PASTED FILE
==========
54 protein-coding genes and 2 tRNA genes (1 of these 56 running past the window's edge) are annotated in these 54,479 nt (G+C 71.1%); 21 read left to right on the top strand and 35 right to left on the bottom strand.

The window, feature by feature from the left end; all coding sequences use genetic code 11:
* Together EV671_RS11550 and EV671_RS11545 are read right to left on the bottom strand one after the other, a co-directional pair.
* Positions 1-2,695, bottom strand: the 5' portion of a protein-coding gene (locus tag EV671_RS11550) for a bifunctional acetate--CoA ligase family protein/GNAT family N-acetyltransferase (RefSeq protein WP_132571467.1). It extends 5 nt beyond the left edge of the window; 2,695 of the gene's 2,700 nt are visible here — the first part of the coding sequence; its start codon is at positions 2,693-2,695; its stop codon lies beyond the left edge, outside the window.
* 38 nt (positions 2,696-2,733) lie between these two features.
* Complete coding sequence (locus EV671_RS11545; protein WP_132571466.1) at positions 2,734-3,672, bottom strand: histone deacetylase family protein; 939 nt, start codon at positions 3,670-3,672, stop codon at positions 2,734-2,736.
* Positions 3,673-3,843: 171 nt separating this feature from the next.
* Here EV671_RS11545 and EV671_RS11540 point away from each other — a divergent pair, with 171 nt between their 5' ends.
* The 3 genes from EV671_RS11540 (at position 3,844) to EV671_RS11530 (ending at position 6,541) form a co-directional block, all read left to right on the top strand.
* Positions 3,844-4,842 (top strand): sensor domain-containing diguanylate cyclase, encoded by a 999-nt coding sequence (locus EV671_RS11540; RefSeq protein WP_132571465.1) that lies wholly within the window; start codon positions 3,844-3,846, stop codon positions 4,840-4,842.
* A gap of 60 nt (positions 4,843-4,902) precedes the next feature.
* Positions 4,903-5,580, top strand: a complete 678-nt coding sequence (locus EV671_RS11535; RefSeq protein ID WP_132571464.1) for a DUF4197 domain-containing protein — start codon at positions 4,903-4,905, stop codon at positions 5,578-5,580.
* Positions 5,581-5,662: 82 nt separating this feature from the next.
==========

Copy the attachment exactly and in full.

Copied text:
54 protein-coding genes and 2 tRNA genes (1 of these 56 running past the window's edge) are annotated in these 54,479 nt (G+C 71.1%); 21 read left to right on the top strand and 35 right to left on the bottom strand.

The window, feature by feature from the left end; all coding sequences use genetic code 11:
* Together EV671_RS11550 and EV671_RS11545 are read right to left on the bottom strand one after the other, a co-directional pair.
* Positions 1-2,695, bottom strand: the 5' portion of a protein-coding gene (locus tag EV671_RS11550) for a bifunctional acetate--CoA ligase family protein/GNAT family N-acetyltransferase (RefSeq protein WP_132571467.1). It extends 5 nt beyond the left edge of the window; 2,695 of the gene's 2,700 nt are visible here — the first part of the coding sequence; its start codon is at positions 2,693-2,695; its stop codon lies beyond the left edge, outside the window.
* 38 nt (positions 2,696-2,733) lie between these two features.
* Complete coding sequence (locus EV671_RS11545; protein WP_132571466.1) at positions 2,734-3,672, bottom strand: histone deacetylase family protein; 939 nt, start codon at positions 3,670-3,672, stop codon at positions 2,734-2,736.
* Positions 3,673-3,843: 171 nt separating this feature from the next.
* Here EV671_RS11545 and EV671_RS11540 point away from each other — a divergent pair, with 171 nt between their 5' ends.
* The 3 genes from EV671_RS11540 (at position 3,844) to EV671_RS11530 (ending at position 6,541) form a co-directional block, all read left to right on the top strand.
* Positions 3,844-4,842 (top strand): sensor domain-containing diguanylate cyclase, encoded by a 999-nt coding sequence (locus EV671_RS11540; RefSeq protein WP_132571465.1) that lies wholly within the window; start codon positions 3,844-3,846, stop codon positions 4,840-4,842.
* A gap of 60 nt (positions 4,843-4,902) precedes the next feature.
* Positions 4,903-5,580, top strand: a complete 678-nt coding sequence (locus EV671_RS11535; RefSeq protein ID WP_132571464.1) for a DUF4197 domain-containing protein — start codon at positions 4,903-4,905, stop codon at positions 5,578-5,580.
* Positions 5,581-5,662: 82 nt separating this feature from the next.